But like all coaches, Edsall holds to the belief that his struggling team is about to start winning, same as it did when he led the team to the Fiesta Bowl in 2011. He insists that protecting the health of players and the community was all that mattered. What’s more, he didn’t make the decision on his own. Instead, he did something almost unthinkable in the realm of big-time college sports: He asked his players what they wanted.
When Connecticut arrived on campus for summer training, there was cautious optimism about the coming season.
But the university’s proximity to New York City, which had been devastated by the pandemic, infused a stark perspective. And questions began to rise. What about long-term health effects? How would testing and quarantines work? Would travel be safe for the Huskies and those they came in contact with?
Edsall convened a meeting with nearly two dozen team leaders. He made clear his concerns about moving forward.
Then, offensive lineman Ryan Van Demark recalled: “Coach left it to us. He said: ‘Hey, this is your team. You guys are the ones playing.’”
The answer came back emphatically: End the season before it begins.
So how did a fall without football unfold?
As students descended upon the Storrs, Conn., campus for the start of the school year, the virus took off, same as at other universities nationwide. Twenty-three of Connecticut’s roughly 100 players ended up catching it, though none became seriously ill.
Since classes were online, Edsall gave the green light to anyone who wanted to go home. Roughly a dozen did. The rest stuck close to school. They practiced and lifted weights, paying strict attention to distancing. The unusual experience bonded them in ways they had never imagined.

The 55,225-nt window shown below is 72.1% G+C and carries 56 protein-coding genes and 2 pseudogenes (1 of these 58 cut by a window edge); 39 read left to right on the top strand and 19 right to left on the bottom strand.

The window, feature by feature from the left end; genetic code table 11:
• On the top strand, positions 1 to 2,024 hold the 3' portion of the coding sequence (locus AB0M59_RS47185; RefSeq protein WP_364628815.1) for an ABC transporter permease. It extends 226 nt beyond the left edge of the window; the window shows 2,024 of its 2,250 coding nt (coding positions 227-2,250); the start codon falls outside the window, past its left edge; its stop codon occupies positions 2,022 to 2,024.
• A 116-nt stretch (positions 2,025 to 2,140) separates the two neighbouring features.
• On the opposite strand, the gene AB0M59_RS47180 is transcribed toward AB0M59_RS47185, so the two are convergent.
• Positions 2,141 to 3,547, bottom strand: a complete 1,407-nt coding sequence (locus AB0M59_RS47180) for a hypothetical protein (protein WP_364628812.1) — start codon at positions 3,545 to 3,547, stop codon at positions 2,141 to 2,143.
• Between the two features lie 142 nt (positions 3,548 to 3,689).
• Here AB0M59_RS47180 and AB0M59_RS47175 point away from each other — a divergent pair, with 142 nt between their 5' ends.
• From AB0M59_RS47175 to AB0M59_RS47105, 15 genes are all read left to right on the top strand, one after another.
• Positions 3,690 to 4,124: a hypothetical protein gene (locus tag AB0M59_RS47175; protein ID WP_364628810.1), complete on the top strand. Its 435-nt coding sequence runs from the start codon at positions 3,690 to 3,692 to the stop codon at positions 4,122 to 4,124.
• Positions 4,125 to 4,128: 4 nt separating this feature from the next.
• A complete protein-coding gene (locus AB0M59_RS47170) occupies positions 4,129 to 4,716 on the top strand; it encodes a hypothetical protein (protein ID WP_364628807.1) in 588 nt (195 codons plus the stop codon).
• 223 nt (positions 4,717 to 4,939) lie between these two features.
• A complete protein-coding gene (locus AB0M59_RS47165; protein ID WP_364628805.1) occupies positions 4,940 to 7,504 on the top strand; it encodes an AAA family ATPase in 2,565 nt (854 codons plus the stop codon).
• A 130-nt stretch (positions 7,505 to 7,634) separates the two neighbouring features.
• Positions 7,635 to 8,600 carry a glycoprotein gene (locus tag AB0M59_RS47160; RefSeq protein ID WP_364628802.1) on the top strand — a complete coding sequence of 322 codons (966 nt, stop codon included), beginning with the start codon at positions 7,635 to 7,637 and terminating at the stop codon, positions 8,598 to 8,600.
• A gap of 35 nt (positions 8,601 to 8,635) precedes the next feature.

“There were times when we realized that, ‘Wow, we really are all going through this, all sitting out, together!’” Van Demark said. “We felt like a family.”
The biggest benefit of giving up on the season, Edsall said, was a sense of calm.
“For us, there was none of that uncertainty, that wear and tear on the mind that other teams felt,” he said, adding that he had heard from several coaching colleagues at other schools who envied what his team had done. He could sense the stress and worry in their voices. Edsall felt none of that.
“I normally don’t sleep well at night during a season,” he said. “But I slept very, very well all year.” Putting the welfare of players and community first, he added, “gives peace of mind for everyone involved.”
It is too late for Ohio State and Alabama to heed such wisdom.
But not too late for the rest of college sports.
A good place to start would be on the Connecticut campus, home to vaunted men’s and women’s basketball teams. Both have already been battered by the virus. Yet both carry on, eyes fixed on title dreams and fiscal windfalls, ears closed to the message sent by college football’s real national champion.